Jul 5, 2022
By Kim Berry | 5 July 2022
It is not unusual these days for distilleries to experiment with creating NoLo versions of their spirits. Kim Berry speaks to Paul Baggio, founder and chief distiller of The Craft & Co, about what it takes to remove the alcohol but not the flavour. From a base in Collingwood, Melbourne, The Craft & Co distils spirits and brews beers, while Bangholme on the outskirts of the city is home to its 40-acre vineyard and winery. Despite such a comprehensive stake in the alcohol industry, founder and chief distiller Paul Baggio sees developing its first no alcohol gin, Juniper Juice, as a fantastic opportunity. “The beverage sector has certainly super charged in the last few years and what was a niche, or fringe product has swiftly found itself front and centre. Many would argue Covid left a somewhat foggy state of inebriation with a growing health consciousness in response. “Combined with technology advancements in the beverage industry like reverse osmosis and spinning cone, we saw an already dynamic industry turn its creative focus to something fresh and wonderfully bold,” Baggio said. Spinning cone is a type of low temperature vacuum steam distillation, which gently extracts volatile chemicals while minimising the effect on the taste of the product. The company’s existing range includes its award-winning Collingwood Dry, Old Tom, and Navy Strength gins, Gingerbread Gin Liqueur and Amaro. A fresh challenge
“For our artisan distillers, applying their skill and talent to create a flavoursome no alcohol gin was a welcome challenge. And it certainly came about as there was a suitably sized market to focus that energy on. The business case found its own way as often occurs,” Baggio says. Baggio says Craft & Co was founded seven years ago on a philosophy of flavour being paramount and a mindset of curiosity and passion. “Having our village of artisans apply their craft to create the very best products was The Craft & Co’s reason for being. The process of making gin is very much about the flavour alchemy. The foraging, the range of flavours from the exotic to the spice road, are all descriptors that Gin drinkers have become accustomed to. “It is not a simple process to produce a beverage that captures all the complexity packed into modern-day gin without the spirit alcohol to provide the stability needed by the complex oils of the botanicals,” he says. A review of the NoLo gins on the market made the team determined to make a more flavoursome product that would offer the same robust experience of a traditional gin and tonic. Baggio says it was a case of necessity being the mother of all invention. To the still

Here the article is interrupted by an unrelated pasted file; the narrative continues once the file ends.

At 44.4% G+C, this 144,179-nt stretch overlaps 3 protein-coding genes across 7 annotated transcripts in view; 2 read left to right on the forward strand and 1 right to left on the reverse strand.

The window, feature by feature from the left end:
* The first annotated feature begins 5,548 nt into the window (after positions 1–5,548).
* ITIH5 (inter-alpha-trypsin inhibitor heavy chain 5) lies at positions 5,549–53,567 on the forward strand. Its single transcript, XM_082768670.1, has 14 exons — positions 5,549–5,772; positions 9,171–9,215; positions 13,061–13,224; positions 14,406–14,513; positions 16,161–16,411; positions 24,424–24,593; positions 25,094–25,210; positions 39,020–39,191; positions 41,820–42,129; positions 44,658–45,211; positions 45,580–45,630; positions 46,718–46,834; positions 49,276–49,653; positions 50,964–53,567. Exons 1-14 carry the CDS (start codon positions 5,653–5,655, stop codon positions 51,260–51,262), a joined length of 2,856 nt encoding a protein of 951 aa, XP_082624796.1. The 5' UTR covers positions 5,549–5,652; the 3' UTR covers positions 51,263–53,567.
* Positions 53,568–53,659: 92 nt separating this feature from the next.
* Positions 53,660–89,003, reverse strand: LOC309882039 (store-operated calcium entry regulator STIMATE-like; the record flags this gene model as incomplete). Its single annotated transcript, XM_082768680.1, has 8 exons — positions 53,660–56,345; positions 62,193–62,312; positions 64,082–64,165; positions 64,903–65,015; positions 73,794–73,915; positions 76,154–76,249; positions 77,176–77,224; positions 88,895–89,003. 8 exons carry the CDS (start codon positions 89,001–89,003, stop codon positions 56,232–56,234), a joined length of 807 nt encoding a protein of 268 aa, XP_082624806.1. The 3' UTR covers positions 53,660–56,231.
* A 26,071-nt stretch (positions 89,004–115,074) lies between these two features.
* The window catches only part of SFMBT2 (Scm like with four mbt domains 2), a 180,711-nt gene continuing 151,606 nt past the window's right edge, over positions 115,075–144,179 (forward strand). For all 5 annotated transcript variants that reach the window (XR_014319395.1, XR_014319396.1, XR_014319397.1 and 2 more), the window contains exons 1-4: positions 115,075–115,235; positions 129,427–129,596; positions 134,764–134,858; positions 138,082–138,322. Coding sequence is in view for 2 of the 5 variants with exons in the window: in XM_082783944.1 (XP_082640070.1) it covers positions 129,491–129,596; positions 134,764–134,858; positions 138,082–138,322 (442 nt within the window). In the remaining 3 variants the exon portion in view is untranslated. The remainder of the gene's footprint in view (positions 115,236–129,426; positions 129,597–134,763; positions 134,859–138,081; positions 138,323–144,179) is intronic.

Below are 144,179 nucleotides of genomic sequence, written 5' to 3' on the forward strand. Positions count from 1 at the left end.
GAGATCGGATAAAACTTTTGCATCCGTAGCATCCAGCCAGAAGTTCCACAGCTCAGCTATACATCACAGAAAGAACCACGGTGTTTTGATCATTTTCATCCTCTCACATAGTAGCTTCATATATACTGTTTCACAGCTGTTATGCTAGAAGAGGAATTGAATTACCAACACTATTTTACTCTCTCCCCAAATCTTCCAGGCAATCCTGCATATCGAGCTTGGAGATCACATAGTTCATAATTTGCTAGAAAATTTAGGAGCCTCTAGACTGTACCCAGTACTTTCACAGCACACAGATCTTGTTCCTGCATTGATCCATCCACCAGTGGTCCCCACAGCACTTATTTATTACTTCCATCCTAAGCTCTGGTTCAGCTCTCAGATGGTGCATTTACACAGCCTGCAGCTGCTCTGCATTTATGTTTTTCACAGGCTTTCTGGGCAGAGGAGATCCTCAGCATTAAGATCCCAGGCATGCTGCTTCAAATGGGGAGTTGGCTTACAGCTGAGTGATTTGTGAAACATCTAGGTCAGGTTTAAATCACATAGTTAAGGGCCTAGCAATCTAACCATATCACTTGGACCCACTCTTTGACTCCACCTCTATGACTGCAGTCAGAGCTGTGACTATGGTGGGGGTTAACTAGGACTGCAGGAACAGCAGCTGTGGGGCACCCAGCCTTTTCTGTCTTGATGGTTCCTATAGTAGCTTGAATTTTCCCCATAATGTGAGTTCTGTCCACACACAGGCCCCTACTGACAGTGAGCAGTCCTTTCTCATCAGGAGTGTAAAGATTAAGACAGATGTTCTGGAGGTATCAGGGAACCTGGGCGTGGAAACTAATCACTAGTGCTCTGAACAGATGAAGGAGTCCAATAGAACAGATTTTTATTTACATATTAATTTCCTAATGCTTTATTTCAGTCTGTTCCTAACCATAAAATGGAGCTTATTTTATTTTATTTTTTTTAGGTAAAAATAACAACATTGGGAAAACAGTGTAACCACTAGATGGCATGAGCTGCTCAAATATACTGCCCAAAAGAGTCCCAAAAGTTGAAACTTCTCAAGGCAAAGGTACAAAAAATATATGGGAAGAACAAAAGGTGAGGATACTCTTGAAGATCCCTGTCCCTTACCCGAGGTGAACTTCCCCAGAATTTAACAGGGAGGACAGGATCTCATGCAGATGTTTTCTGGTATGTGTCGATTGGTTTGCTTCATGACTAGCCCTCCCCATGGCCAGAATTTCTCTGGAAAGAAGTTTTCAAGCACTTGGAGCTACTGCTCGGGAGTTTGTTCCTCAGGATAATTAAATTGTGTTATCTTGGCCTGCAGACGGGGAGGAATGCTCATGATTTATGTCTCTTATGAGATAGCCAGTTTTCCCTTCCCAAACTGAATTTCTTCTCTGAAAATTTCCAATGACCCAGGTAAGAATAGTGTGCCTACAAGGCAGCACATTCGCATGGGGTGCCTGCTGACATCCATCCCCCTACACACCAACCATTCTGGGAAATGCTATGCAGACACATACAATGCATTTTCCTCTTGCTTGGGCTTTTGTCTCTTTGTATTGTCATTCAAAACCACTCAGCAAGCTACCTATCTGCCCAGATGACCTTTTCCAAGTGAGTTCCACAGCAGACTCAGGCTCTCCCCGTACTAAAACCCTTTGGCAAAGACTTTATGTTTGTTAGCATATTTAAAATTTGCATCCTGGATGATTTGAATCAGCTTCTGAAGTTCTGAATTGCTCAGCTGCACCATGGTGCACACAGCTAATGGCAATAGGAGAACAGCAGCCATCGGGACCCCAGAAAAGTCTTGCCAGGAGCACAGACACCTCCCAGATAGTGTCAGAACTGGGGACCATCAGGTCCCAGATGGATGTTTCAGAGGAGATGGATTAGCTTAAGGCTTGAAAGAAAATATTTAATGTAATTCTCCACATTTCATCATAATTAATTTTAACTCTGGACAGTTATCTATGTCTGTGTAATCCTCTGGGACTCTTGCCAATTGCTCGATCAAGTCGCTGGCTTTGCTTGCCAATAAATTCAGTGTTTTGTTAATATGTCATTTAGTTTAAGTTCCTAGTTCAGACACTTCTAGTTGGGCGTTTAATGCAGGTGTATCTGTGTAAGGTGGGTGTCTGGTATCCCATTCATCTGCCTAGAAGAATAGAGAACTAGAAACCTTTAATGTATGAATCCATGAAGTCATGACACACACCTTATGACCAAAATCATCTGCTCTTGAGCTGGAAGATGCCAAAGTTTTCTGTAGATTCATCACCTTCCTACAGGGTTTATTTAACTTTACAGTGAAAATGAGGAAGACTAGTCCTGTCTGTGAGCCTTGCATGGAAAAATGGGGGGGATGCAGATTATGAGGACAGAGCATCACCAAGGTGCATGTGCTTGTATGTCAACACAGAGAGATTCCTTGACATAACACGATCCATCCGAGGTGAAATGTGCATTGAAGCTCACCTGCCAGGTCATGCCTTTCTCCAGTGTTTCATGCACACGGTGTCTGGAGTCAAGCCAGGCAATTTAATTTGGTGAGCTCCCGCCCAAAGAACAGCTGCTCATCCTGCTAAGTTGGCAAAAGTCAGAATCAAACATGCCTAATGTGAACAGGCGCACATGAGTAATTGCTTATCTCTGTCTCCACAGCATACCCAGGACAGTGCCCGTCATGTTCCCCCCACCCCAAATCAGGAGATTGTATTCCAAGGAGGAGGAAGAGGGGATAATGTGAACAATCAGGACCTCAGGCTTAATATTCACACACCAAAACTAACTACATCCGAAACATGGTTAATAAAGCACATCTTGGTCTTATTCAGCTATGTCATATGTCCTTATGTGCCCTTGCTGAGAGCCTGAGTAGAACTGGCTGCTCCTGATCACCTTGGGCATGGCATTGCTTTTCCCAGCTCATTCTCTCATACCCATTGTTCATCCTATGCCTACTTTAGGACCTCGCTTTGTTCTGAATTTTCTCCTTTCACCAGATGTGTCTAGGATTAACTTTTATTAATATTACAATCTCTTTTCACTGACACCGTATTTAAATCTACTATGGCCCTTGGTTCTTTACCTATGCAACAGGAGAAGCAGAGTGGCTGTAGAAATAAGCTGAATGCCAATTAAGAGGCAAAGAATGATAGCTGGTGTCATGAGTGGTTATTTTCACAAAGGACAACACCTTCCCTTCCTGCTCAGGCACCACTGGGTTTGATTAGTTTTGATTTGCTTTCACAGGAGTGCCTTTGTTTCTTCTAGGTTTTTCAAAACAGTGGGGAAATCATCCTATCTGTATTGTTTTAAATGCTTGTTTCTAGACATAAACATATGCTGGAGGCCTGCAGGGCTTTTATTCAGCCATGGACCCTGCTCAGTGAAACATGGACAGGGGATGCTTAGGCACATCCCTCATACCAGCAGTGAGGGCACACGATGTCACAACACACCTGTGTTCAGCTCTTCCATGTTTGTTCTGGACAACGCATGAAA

The creation of Juniper Juice began with deconstructing the flavour profiles of two gins, Old Tom and the distiller team’s favourite variety London Dry. It was a whole-of-business collaboration, with members of the kitchen crew at Craft & Co also involved. Creating NoLo gin relies heavily on herbs and botanicals. (Image source: Craft & Co)
A serendipitous trip to the north of Spain didn’t hurt the process. Baggio says they observed the use of ocean salt water and savoury notes all being “thrown into the pot that stirred the juniper juices”. Baggio explains that the balance of the savoury notes is what makes the London Gin special. A fusion of earthy tones, the hint of rosemary and a freshness from bergamot ensuring length on the palate, he says. While the gins provided the inspiration, the fact remained that a LoNo gin relied heavily on creating a herbal mixture. “There were many iterations, and to be honest creating Juniper Juice delved more into the team’s extensive experience creating our Amaro than our gins. The Amaro took 250 different tastings of herbs and botanicals, which enabled us to establish a flavour library. “In traditional gin production, juniper, lemon and orange peels are combined in a boil, but that’s limited when creating non-alcoholic spirits because they release such significant quantities of unstable matter. Just as creating a quality Navy Gin is all about the skill in distilling the highest quality pure base spirit, LoNo production requires a strong understanding of water alchemy. He says distillers need a strong understanding of phenols and how they polymerise as well as working with blends of flavours that derive similar esters to ensure a suitable weight is delivered on the palate while ensuring the extracted mix remains stable. “Just as creating a quality Navy Gin is all about the skill in distilling the highest quality pure base spirit, LoNo production requires a strong understanding of water alchemy. Effectively we are stabilising as much soluble floral and herbal compounds distilled water can hold in suspension,” Baggio says. Baggio says that Craft & Co entered the LoNo alcohol market when there was a suitably sized market to focus on. “For our artisan distillers embracing the challenge to drive the production of a flavoursome gin that does not have alcohol was fantastic,” he says. With a stable of spirits, beer, and wine, it certainly won’t be the last LoNo offering from Craft & Co. This article first appeared in the June edition of Food & Drink Business magazine.